Boston Medical Center Trauma Docs Speak Out On Gun Control

Boston Medical Center (Wikimedia Commons)

Boston Medical Center (Wikimedia Commons)


No one has a closer view of the tragedies wrought by gun violence than doctors at a place like Boston Medical Center, which has the busiest emergency and trauma service in New England. Today, as gun control is front and center on the national stage, a group of BMC emergency doctors posted an open letter on the new Boston Trauma blog. It reads in part:

As witnesses to the consequences of gun violence on a daily basis and in response to the recent horrific events of December 14th, we feel strongly that a frank discussion of the role of firearms in our society is overdue.

Trauma providers see injuries and deaths due to firearms first-hand. The 16-year-old who will never again move his lower extremities after being shot multiple times will never become a statistic worthy of the media’s attention; his future is limited and punctuated by further suffering due to his condition. Or the 20-year-old shot multiple times in the head whose mother does not recognize him due to the damage to his face as the trauma team fights to save his life. This young man dies despite the heroic efforts of every component of the medical community. Such people come to us on a daily basis and for each one that dies there are hundreds more who are forever altered by sublethal firearm injuries and who go unnoticed by society at-large.

Read the full post here. It concludes:

We do not want silence on our part to be interpreted as acceptance of the status quo. We insist on a meaningful discussion of the role of firearms in our society. We believe that military grade/assault type weapons and high-capacity ammunition clips that have the sole purpose of taking human life should have no role in a society at peace. The easy access to them by an individual represents an unnecessary and unacceptable threat to our society and to the individuals within it.

Please follow our community rules when engaging in comment discussion on this site.
  • tomdmeyer

    1. Registration & background checks are already required in MA, so job done.

    2. There isn’t much evidence that limiting magazine size increases public safety; after all, James Holmes’ AR-15 jammed because he used a ridiculously out-sized one. Besides, all new magazines in MA are already restricted to <= 10 rounds, so job done (for what it's worth).

    3. In MA, you're already required to report a stolen or missing firearm to police, and are subject to criminal penalty if you don't. Yet again, job done.

  • Julie S

    We changed the culture around cigarettes, now let’s take guns off the streets!. Australia was able to bring the death rate way down with buy backs and a tremendous public service campaign that changed the laws to restrict gun ownership and they had a very high gun death rate statistic similar to ours – certainly nobody needs assault weapons at all and why not raise the insurance requirements for gun ownership- homeowners insurance is higher for certain breeds of dogs but not for guns!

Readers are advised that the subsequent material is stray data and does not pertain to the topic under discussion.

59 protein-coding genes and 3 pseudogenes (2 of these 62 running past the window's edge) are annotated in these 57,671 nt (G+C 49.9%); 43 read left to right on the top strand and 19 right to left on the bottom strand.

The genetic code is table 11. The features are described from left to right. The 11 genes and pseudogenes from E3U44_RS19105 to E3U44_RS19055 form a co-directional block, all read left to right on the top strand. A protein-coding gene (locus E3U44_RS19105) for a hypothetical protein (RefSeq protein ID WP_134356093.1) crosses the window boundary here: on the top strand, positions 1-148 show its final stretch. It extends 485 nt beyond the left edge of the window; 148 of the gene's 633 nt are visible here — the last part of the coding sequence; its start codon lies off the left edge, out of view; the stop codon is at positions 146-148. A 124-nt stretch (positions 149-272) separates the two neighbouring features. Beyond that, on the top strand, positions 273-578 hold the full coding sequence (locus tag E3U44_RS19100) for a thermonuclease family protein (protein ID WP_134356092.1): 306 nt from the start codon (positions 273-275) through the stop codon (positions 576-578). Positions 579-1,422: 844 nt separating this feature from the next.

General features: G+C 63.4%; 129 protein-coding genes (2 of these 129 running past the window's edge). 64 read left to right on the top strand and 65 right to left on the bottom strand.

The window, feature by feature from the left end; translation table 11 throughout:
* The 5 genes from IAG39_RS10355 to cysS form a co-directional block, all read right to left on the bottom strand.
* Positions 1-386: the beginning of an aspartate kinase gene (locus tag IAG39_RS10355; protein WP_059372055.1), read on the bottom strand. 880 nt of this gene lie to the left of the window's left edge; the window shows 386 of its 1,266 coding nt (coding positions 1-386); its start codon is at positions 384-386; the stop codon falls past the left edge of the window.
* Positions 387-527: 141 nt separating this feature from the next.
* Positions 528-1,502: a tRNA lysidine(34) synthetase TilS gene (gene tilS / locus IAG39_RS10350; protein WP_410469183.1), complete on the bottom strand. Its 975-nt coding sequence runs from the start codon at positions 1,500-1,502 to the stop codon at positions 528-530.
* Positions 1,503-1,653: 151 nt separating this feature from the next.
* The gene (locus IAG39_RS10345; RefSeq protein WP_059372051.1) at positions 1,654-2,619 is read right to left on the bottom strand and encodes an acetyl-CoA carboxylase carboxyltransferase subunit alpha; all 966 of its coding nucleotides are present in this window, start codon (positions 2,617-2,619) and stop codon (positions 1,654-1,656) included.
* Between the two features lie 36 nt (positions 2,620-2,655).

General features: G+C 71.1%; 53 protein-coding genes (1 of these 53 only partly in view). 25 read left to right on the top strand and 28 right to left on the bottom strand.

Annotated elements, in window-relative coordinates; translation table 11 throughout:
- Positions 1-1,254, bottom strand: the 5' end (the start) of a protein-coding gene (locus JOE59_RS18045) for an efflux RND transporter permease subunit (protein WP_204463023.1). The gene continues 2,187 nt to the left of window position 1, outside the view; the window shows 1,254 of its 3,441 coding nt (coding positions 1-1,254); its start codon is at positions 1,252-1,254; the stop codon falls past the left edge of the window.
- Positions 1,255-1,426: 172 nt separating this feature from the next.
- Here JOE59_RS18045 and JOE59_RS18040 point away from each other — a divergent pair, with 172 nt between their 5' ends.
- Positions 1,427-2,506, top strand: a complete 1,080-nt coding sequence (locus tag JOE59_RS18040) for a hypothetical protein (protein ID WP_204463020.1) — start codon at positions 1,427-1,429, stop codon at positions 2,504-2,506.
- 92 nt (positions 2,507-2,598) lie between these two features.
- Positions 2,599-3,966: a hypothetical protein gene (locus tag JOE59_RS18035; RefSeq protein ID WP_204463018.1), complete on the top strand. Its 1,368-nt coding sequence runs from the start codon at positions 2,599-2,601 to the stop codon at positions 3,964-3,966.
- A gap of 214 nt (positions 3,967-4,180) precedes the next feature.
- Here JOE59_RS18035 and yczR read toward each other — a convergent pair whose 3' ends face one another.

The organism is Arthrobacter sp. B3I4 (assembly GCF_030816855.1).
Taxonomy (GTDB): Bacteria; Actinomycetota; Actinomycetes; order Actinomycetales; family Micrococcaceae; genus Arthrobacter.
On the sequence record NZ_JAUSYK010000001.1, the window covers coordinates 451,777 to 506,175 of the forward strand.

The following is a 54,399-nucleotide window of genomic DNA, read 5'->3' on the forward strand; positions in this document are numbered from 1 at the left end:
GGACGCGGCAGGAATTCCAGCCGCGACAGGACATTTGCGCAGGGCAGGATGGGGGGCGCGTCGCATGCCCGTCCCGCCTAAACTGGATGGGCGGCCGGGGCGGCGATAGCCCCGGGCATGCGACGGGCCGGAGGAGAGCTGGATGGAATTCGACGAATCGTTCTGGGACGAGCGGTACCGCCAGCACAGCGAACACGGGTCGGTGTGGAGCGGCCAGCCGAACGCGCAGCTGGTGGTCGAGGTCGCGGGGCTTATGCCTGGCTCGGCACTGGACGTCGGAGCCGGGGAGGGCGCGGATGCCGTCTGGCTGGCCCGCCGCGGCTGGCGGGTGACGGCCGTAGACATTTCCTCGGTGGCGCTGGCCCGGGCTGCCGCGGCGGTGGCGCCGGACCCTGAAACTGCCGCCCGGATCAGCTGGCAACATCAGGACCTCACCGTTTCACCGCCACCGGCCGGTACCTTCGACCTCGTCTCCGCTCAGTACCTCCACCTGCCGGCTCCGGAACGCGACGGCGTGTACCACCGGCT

The issue of illegal guns is a big one but nothing is insurmountable if there is the will to make our cities and our schools, and our movie theaters and public transportation safer. It is tragic that children navigate their early years in a state of fear. Some of us grew up in a time when we did not lock our bikes in the city and neighbors greeted one another.
    We are in this together. Let’s just do it- We are the change!
    Julie S

  • sportsman

    Maybe most or at least a few of the gunshot victims are gang bangers or mixed up in drugs. Did any LISCENSED gun owners shoot them?

  • http://www.facebook.com/edward.ellis.399 Edward Ellis

    I was taught by my Grandpa, (West Point Grad ’16, Career Military, Native of Texas), that firearms are tools. They can feed a family, protect one’s home, etc. They can also be used to kill people. It’s not the weapon, (NEVER a Gun), but the one behind it that makes the choice. For good or ill. I believed him then, and still do. Having said that, I stand firmly with our President on “Gun” Control.

  • Joe B.

    Guns will always be around. They are an important part of our history, and woven into the fabric or our society and have contributed to the strong and free nation we have become. Banning them will not make any difference. A culture change is necessary which will take a generation and must begin with our youth.

  • Reasonable?

    Public response to violence is very curious.

    The massacres naturally pull our attention, but the most prevelent issues of gun violence involve handguns and fewer deaths/injuries per incidence.

    I hope 3 reforms prevail:

    1. Require registration and background checks.

    2. Ban high capacity clips (greater than 10 bullets).
    3. Increase gun owner responsibility eg if a gun registered to you is used in a crime, there will be a mandatory 10,000 dollar penalty.

    4. Increase the penalty for international gun trafficking.

    I’m not at all sure that any of those policies would have prevented the Newtown or other massacres, but I’m hopeful that they could affect some of the most prevalent incidences of gun violence.